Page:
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Social media used to groom children young as six

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CHILDREN as young as six in Wales have been targeted across an array of online platforms in the first year following the introduction of anti-grooming laws.

A law of Sexual Communication with a Child came into effect in England and Wales on April 3, 2017, after an NSPCC campaign, and in the first year a total of 3,171 crimes were recorded by police forces – amounting to nine grooming offences per day.

A total of 274 offences were recorded across the four Welsh police forces in the same period.

More than half of the offences in Wales were logged by South Wales Police (158) with 53 in North Wales and 44 in the Gwent force area.

Dyfed-Powys Police supplied data for the period between October 2017 and April 2018 when 19 offences were recorded.

In Wales, grooming offences were recorded on 23 different platforms, with Facebook, Instagram and Snapchat comprising the top three most-commonly used with more than 120 taking place using those platforms alone.

Ninety-one crimes were reported in Wales against boys and girls aged between 12 and 15, while 56 offences were recorded against children aged 11 and under. The youngest victim recorded was just six years old.

Following the NSPCC’s #WildWestWeb campaign, the UK Government’s digital secretary Matt Hancock announced that laws will be brought in to regulate social networks, to keep children safe and prevent harms such as grooming.

The charity is now campaigning to ensure those laws are sufficiently robust to prevent grooming and to truly keep children safe.

It is calling on Government Create mandatory safety rules that social networks are legally required to follow; Establish an independent regulator to enforce safety laws and fine non-compliant sites; Require social media sites to publish annual safety reports; Force platforms to develop technology to detect grooming using algorithms.

It comes ahead of the charity’s annual flagship conference How Safe Are Our Children? which begins on Wednesday June 20 in London and has the theme Growing Up Online.

Contact offences such as rape and sexual assault were among those recorded in connection with grooming offences.

Mared Parry, from North Wales, was sent sexual messages from men 10 years older than her on Facebook when she was aged just 14.

Mared, who has waived her right to anonymity, was groomed to send semi-naked pictures to them.

She said: “At the beginning it was messages like ‘Hey, how are you?’ But as the weeks went on, they started sending messages that were more and more sexual. It was so subtle; that’s why it is so easy for an online chat to slip into being so wrong.

“If I didn’t reply or speak the way they wanted me to, then they would say: ‘You’re just too immature for me’. They were so manipulative, but you don’t even notice it.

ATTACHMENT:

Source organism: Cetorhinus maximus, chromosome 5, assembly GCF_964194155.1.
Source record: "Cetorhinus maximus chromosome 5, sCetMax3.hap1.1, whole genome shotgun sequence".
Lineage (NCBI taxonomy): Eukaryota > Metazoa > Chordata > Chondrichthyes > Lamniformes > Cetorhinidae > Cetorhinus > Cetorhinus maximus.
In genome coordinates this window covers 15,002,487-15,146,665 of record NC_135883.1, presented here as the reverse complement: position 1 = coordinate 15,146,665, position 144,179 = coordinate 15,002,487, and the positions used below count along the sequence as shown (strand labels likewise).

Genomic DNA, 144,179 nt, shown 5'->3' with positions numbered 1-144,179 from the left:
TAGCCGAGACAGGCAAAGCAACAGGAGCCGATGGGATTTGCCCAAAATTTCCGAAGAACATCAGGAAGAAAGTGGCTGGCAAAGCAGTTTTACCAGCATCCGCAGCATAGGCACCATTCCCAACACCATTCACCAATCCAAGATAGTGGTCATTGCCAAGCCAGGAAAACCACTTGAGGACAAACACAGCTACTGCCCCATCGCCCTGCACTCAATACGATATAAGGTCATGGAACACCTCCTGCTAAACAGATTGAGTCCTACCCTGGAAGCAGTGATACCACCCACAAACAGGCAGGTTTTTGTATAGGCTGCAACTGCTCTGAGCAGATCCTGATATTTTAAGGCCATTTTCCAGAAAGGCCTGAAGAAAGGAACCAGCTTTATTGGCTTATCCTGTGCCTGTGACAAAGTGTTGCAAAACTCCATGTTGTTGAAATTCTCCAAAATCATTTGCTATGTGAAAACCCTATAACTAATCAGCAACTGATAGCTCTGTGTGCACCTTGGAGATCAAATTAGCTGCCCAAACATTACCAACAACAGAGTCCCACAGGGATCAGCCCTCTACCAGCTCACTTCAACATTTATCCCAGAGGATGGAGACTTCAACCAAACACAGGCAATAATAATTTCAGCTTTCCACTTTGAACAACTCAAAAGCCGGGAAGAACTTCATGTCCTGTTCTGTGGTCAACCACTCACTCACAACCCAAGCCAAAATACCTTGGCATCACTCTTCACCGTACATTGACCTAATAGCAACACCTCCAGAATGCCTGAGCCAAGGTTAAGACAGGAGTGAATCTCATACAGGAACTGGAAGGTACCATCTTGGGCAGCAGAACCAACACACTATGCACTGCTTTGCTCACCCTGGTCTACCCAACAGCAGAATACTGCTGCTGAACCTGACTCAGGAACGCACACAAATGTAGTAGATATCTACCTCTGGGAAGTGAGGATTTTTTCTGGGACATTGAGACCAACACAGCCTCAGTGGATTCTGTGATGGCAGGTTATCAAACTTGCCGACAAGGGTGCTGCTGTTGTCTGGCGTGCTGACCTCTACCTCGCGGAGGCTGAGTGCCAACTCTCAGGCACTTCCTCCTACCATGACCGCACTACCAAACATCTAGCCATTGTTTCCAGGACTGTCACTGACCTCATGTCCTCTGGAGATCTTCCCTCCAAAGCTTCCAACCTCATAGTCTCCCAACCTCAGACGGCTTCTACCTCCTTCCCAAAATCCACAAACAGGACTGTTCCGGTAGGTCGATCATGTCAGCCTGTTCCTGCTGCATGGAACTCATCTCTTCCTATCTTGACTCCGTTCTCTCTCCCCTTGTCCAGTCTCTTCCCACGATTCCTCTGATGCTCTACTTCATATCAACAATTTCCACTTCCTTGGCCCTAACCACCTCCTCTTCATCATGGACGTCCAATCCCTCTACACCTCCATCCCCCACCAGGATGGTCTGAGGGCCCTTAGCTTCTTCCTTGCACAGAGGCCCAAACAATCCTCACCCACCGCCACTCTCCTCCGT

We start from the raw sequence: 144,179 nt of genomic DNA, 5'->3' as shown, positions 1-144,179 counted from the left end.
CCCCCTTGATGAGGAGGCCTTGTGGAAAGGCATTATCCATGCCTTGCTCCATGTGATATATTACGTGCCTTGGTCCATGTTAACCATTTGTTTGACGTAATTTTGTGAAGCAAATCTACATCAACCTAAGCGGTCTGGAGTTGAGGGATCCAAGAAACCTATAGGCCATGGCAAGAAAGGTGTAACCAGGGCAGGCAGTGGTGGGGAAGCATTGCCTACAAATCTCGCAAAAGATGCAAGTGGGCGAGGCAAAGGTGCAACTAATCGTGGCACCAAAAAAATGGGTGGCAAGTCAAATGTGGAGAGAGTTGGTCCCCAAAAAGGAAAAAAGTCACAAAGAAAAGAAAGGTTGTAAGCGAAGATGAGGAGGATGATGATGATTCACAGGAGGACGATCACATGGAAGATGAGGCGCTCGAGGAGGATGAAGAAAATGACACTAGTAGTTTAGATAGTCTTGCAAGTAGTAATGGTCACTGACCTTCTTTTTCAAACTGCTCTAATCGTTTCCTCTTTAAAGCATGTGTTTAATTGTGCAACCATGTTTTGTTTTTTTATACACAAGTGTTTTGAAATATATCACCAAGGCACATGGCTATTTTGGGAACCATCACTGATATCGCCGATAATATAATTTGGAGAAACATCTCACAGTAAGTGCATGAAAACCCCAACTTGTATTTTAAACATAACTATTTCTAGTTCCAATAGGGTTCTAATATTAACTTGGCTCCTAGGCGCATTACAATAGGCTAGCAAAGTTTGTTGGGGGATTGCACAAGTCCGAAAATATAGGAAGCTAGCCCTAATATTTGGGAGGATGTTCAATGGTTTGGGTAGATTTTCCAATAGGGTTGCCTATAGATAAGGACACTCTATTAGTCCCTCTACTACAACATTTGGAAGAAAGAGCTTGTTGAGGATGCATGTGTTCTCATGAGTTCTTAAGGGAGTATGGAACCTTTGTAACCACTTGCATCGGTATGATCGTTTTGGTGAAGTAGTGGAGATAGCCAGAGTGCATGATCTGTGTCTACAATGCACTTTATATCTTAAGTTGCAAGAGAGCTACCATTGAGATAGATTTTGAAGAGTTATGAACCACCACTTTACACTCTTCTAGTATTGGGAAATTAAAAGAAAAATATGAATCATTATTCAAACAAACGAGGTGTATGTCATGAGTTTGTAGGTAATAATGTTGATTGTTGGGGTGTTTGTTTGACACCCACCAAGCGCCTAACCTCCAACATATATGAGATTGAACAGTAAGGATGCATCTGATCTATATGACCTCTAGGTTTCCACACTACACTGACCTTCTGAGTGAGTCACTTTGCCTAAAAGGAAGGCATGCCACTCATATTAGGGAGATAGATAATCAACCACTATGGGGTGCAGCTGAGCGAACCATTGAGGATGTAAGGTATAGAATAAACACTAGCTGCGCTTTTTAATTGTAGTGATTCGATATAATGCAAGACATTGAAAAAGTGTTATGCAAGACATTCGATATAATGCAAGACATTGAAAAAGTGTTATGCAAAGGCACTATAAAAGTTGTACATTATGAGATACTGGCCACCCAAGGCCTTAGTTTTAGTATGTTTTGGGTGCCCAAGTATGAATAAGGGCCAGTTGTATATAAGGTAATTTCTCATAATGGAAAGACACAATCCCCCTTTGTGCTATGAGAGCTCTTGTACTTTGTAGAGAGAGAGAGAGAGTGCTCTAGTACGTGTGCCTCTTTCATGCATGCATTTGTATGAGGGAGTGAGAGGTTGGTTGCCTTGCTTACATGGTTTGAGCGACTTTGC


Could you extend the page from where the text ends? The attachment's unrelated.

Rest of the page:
“Looking back at it now, it’s scary to think that I sent semi-naked pictures to older guys. It could have gone a lot further.”

Peter Wanless, NSPCC chief executive, said: “These numbers are far higher than we had predicted, and every single sexual message from an adult to a child can have a huge impact for years to come.

“Social networks have been self-regulated for a decade and it’s absolutely clear that children have been harmed as a result.

“I urge digital secretary Matt Hancock to follow through on his promise and introduce safety rules backed up in law and enforced by an independent regulator with fining powers.

“Social networks must be forced to design extra protections for children into their platforms, including algorithms to detect grooming to prevent abuse from escalating.”

In Wales, NSPCC Cymru has called for the Welsh Government to co-ordinate and progress efforts to keep children as safe in their online worlds as they are offline.

Last year, Welsh Government announced plans to produce a children and young persons’ online safety action plan.

The NSPCC hopes it will deliver practical help and support for schools, parents and others in Wales involved in child protection online when it is published.

How Safe Are Our Children? takes place at the Queen Elizabeth II Centre, in Westminster, London on June 20-21.

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Grant money available to improve play areas in Ceredigion

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CEREDIGION COUNTY COUNCIL has been awarded £100,800 from the Welsh Government’s Rural Communities Development Fund to finance capital works in four play areas across Ceredigion.

On June 19, the Council’s Cabinet authorised the project’s commencement.

The four play areas are Ponterwyd Play Area, Llanon Tennis Courts, Llanddewi Brefi Play Area and Cardigan Skate Park. The money will improve playing and leisure opportunities in these areas.

The full cost of the work is estimated to be £126,000, with the grant contributing 80% of the cost and the town and community councils will provide the remaining 20%.

The Cabinet member responsible for Learning Services and Lifelong Learning, Councillor Catrin Miles, said, “Quality and safe playing opportunities are important to the county’s children as well as for their parents. I’m delighted that the Cabinet could authorise such a project and I’m sure the play areas will be well used after being improved.”

The project may start from July 18, 2018 and must end by April 30, 2019.